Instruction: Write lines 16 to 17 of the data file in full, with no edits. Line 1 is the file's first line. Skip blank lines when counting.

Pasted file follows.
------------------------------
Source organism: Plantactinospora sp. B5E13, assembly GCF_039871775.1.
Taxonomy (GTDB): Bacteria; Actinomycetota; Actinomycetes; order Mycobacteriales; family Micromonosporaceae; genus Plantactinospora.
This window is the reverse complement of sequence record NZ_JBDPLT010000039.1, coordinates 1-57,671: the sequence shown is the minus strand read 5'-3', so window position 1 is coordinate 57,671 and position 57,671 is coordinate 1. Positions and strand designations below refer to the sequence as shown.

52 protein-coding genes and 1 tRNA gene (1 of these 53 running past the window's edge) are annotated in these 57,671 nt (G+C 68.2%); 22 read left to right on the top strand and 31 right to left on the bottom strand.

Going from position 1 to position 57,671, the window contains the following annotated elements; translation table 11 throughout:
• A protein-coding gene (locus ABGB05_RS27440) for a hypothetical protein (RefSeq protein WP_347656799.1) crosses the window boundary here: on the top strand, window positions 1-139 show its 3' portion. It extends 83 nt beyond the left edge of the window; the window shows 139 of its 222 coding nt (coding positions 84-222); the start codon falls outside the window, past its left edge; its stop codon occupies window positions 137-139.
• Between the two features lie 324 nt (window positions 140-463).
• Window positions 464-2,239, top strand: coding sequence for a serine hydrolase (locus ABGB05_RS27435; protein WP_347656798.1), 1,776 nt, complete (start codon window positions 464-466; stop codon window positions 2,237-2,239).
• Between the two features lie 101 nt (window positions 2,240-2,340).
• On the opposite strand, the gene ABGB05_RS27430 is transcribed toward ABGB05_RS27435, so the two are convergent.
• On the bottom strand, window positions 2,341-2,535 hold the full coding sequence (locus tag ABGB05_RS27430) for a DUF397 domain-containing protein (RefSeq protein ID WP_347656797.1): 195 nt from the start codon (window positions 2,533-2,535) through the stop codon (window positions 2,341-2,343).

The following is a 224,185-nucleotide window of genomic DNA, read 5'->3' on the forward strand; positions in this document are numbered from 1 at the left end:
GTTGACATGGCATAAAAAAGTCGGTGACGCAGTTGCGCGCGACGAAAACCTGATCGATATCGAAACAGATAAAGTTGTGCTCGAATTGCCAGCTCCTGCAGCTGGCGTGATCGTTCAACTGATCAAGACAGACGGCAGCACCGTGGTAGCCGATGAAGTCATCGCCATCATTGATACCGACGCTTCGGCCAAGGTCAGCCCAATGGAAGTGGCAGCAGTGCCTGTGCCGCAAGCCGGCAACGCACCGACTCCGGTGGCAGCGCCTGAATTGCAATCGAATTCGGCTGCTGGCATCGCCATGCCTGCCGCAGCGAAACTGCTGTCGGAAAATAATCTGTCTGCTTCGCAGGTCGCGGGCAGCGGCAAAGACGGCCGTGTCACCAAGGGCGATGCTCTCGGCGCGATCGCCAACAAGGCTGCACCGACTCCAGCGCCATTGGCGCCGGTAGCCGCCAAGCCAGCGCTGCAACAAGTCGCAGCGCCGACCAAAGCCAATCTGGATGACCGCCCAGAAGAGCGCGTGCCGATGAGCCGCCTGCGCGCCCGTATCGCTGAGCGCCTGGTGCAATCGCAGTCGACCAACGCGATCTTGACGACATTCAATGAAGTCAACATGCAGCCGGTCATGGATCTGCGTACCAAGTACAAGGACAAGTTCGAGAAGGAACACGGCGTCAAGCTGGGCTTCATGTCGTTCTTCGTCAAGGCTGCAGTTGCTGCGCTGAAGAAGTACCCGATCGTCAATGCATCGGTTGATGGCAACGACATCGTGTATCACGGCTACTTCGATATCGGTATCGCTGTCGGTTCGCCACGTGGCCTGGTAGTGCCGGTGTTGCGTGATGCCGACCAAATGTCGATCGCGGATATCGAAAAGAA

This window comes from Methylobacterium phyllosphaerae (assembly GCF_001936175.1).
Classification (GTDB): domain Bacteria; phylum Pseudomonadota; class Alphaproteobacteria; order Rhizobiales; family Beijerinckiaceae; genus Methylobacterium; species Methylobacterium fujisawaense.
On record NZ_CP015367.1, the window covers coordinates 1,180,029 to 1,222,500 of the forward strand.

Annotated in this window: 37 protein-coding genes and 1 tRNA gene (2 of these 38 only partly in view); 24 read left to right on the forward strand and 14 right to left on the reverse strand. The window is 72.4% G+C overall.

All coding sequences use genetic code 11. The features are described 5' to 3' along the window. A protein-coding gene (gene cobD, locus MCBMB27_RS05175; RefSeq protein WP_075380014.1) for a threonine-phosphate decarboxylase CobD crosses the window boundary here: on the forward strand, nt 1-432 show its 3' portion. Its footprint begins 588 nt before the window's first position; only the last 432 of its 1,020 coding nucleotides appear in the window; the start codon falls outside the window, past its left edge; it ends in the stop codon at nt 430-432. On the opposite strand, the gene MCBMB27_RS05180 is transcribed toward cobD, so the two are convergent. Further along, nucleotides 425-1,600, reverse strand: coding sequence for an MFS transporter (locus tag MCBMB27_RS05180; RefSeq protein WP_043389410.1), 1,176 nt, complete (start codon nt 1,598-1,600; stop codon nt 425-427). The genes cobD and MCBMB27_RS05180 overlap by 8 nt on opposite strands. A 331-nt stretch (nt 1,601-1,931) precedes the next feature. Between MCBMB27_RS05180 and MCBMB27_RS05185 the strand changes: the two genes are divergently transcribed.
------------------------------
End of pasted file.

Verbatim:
On record NZ_CP015367.1, the window covers coordinates 1,180,029 to 1,222,500 of the forward strand.

Annotated in this window: 37 protein-coding genes and 1 tRNA gene (2 of these 38 only partly in view); 24 read left to right on the forward strand and 14 right to left on the reverse strand. The window is 72.4% G+C overall.